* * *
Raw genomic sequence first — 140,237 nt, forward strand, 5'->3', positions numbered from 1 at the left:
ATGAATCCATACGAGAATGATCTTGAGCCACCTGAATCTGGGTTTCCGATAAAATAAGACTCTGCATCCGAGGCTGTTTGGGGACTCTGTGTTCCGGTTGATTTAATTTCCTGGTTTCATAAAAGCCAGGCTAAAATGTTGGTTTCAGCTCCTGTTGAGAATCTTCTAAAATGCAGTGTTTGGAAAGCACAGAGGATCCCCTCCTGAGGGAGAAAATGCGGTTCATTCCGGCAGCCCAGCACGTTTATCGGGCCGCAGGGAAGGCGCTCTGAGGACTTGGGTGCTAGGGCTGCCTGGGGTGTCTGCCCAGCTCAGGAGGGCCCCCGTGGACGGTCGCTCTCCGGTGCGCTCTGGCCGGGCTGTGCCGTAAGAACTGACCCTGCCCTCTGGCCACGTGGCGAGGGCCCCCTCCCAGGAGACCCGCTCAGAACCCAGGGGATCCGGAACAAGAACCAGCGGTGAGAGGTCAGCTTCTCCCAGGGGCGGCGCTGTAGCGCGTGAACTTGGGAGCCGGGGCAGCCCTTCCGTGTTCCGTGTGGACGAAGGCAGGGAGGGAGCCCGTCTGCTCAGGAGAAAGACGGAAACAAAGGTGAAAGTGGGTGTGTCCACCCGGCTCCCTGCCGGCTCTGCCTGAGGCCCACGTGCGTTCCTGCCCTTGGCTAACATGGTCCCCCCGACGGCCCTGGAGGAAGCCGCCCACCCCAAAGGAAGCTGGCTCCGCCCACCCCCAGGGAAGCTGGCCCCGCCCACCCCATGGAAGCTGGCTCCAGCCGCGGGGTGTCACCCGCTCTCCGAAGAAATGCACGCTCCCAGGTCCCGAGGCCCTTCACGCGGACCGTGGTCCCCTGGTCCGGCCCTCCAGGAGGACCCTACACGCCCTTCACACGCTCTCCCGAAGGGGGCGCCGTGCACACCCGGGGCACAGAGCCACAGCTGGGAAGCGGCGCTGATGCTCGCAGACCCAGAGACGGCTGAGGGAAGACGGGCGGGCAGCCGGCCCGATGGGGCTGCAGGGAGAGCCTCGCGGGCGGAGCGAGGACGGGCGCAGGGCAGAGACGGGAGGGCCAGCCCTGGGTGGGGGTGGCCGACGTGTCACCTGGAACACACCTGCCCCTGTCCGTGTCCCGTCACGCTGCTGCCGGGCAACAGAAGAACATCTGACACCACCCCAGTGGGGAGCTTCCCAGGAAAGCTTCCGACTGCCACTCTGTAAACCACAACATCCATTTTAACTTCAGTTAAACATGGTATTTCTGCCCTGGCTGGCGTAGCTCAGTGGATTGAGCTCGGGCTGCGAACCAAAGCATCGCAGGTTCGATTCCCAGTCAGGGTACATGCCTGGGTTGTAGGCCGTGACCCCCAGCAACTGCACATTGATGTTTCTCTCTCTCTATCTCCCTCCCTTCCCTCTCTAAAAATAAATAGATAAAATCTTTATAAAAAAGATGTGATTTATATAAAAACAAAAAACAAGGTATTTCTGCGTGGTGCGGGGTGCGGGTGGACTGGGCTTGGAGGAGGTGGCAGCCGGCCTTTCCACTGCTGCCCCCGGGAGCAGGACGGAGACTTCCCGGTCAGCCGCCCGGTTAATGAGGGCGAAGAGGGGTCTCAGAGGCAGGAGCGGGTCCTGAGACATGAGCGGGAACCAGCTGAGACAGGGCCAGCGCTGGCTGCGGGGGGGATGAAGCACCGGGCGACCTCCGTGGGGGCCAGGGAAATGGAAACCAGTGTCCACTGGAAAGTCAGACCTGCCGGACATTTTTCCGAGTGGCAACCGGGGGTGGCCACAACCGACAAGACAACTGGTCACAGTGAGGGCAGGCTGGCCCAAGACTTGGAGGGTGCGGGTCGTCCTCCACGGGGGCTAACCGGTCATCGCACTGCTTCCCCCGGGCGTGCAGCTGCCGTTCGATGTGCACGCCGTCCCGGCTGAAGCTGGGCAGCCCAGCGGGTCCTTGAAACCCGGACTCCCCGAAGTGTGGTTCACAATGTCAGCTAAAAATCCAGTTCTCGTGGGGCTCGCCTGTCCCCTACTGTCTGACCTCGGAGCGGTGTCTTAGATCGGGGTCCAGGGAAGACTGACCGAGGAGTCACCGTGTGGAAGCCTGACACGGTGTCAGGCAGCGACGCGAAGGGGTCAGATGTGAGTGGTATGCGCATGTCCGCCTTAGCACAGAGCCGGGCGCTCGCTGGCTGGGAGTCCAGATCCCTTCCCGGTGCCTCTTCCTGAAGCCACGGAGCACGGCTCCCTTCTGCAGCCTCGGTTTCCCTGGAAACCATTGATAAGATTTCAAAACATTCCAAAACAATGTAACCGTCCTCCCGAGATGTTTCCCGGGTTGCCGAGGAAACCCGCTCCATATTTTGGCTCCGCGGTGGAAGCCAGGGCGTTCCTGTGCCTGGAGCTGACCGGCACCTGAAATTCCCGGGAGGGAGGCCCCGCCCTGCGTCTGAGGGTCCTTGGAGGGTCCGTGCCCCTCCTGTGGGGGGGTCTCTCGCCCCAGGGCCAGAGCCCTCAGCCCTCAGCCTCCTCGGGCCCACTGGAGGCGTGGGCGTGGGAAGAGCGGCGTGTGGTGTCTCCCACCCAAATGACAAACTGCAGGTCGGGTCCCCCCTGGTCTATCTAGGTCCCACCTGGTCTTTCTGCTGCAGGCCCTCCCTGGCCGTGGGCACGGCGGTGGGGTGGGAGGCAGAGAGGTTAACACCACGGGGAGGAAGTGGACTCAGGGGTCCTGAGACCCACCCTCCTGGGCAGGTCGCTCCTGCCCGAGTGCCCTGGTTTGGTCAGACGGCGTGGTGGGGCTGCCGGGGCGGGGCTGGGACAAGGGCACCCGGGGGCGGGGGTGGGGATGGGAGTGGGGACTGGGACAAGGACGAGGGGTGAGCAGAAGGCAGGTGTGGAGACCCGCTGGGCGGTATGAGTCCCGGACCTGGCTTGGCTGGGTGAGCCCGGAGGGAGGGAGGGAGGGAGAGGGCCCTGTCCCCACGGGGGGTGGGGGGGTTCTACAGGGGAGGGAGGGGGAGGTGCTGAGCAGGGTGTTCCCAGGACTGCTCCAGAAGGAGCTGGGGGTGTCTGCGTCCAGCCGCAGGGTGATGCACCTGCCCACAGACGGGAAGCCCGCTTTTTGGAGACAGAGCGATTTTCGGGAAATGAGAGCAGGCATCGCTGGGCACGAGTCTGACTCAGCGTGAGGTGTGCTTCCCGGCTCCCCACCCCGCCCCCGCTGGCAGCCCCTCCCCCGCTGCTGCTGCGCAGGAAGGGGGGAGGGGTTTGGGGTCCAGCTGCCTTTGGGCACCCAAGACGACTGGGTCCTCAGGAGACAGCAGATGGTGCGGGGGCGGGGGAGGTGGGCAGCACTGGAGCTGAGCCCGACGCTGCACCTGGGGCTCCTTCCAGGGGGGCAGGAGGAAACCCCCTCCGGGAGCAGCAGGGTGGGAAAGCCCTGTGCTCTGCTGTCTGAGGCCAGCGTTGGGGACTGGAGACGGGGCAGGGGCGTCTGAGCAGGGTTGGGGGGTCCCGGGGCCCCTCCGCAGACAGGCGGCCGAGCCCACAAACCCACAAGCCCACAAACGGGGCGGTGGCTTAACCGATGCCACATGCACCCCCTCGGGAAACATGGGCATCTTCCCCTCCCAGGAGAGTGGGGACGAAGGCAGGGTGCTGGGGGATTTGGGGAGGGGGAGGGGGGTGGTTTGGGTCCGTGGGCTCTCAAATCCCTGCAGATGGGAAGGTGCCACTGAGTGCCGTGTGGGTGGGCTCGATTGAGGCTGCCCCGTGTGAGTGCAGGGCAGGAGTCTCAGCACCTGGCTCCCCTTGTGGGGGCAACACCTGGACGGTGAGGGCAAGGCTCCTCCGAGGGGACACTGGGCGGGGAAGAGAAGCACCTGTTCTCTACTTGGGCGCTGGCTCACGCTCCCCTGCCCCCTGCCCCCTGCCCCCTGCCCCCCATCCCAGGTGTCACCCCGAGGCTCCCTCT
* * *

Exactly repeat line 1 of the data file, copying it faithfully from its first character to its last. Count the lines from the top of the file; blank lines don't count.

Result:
Raw genomic sequence first — 140,237 nt, forward strand, 5'->3', positions numbered from 1 at the left: